Wayne screams at the camera and then drives off. Love that scene.
posted by devilsbrigade at 6:29 AM on August 8, 2007

If you're missing something obvious, it might be when people play themselves. Sportscaster Stu Nahan, for example, appears as the same character--Stu Nahan--in most-if-not-all of the Rocky movies, and also Fast Times at Ridgemont High. I don't know what possessed me to pick Stu Nahan as the example.
posted by box at 7:52 AM on August 8, 2007

In The Color of Money, Paul Newman plays an older-wiser version of his character from The Hustler. The later movie doesn't explicitly reference the first one in the manner of a sequel (IIRC--been a long time) but the connection is obvious.

Curtis Armstrong's character from Better Off Dead (Charles de Mar) basically reappeared intact in Revenge of the Nerds, though under a different name. Clearly he was cast in that movie to do the same schtick. Don't know if that counts, or if that's just plain-old typecasting. 'Cuz if that counts, half of all Bruce Willis movies star the same character.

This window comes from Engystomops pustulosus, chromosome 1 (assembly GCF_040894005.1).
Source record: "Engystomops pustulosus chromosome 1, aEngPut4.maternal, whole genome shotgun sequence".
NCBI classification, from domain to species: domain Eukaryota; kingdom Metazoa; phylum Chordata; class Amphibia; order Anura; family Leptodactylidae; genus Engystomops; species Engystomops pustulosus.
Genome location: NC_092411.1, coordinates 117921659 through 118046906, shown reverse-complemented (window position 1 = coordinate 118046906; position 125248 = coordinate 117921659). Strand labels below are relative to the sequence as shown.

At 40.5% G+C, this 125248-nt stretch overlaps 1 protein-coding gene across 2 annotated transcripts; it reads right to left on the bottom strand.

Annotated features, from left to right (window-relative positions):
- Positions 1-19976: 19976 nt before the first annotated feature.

I'm sure there's a lot of stuff like this in Hollywood with minor characters as in-jokes, where the same guy always gets cast as "Stoned-out Convenience Store Clerk" or whatever, but we just don't know about it.

Amusing side-note: Bruce Campbell appears in all the Spider Man movies, but as different characters.
posted by adamrice at 8:15 AM on August 8, 2007

As for Wings of Desire, its sequel, Far Away, So Close! features Peter Falk as himself pretending to be scouting a location for a movie of Columbo.

Wings of Desire features Nick Cave as himself, and Far Away, So Close! features Lou Reed as himself and Gorbachev as himself, but those aren't really "borrowed characters," unless you consider Lou Reed to be a character created by Lou Reed.

William Shatner always plays James T. Kirk in everything.

In Mallrats, someone calls Shannen Doherty "Brenda" at one point (referring to her 90210 character).
posted by The World Famous at 8:49 AM on August 8, 2007

Like Lou says, this is a very sit-com-ish move. I think I remember Urkel showing up on Step by Step once. It's the kind of thing that shows they're all in the same fictional universe (what's the theory about all TV being a dream of an autistic kid or something?), but they didn't start off as necessarily related shows. It's very Jetsons Meet the Flintstones, very Freddy vs. Jason.